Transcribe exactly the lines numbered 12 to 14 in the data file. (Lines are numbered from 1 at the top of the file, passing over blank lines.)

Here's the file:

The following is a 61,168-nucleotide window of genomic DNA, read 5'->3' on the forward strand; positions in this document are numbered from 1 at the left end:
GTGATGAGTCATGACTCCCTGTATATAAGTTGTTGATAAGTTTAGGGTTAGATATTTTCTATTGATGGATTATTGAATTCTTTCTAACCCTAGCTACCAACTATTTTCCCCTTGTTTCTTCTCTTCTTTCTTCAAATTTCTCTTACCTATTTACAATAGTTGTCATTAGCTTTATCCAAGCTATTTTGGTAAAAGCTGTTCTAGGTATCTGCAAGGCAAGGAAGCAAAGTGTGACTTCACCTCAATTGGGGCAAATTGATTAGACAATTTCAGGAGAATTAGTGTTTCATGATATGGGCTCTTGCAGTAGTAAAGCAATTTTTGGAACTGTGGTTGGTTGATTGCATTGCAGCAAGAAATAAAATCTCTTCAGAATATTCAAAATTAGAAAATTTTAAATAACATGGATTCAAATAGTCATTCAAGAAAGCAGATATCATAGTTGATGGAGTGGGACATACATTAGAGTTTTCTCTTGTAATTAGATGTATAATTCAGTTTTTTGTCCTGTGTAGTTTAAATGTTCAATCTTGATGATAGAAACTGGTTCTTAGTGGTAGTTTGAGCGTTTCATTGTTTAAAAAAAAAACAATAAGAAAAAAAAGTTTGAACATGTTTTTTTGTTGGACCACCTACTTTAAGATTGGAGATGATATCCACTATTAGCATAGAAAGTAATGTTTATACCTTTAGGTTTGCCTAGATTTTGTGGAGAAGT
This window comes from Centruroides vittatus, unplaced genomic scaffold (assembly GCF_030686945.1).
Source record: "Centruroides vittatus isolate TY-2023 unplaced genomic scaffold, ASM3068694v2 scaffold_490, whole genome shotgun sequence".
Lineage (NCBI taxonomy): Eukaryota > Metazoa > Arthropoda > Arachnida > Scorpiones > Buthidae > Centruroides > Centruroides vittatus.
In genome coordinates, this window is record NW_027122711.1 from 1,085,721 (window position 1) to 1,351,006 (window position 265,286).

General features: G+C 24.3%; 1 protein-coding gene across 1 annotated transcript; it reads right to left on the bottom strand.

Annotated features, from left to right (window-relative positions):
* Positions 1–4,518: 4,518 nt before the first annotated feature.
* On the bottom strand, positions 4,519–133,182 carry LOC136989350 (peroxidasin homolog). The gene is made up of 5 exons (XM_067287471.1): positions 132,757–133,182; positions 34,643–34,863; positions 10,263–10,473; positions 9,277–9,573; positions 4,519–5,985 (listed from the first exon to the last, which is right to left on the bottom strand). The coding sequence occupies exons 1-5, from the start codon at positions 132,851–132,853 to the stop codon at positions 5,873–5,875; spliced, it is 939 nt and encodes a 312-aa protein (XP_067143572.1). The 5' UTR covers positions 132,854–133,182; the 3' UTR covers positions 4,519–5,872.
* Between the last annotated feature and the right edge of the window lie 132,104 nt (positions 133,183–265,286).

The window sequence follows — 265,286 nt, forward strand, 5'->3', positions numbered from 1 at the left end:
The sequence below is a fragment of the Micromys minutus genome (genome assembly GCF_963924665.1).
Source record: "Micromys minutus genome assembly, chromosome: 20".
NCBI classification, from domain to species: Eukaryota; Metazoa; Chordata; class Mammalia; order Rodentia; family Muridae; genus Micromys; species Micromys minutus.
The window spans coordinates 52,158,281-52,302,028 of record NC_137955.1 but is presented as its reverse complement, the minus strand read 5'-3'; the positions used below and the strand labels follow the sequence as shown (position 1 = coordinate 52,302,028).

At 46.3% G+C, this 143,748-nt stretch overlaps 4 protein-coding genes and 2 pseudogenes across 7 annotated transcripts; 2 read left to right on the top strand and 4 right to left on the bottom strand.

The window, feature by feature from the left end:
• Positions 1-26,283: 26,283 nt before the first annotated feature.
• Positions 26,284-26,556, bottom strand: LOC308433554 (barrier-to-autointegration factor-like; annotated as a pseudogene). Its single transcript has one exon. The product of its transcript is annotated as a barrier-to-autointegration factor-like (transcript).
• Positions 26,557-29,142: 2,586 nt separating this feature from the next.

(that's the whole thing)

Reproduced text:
The window sequence follows — 265,286 nt, forward strand, 5'->3', positions numbered from 1 at the left end:
The sequence below is a fragment of the Micromys minutus genome (genome assembly GCF_963924665.1).
Source record: "Micromys minutus genome assembly, chromosome: 20".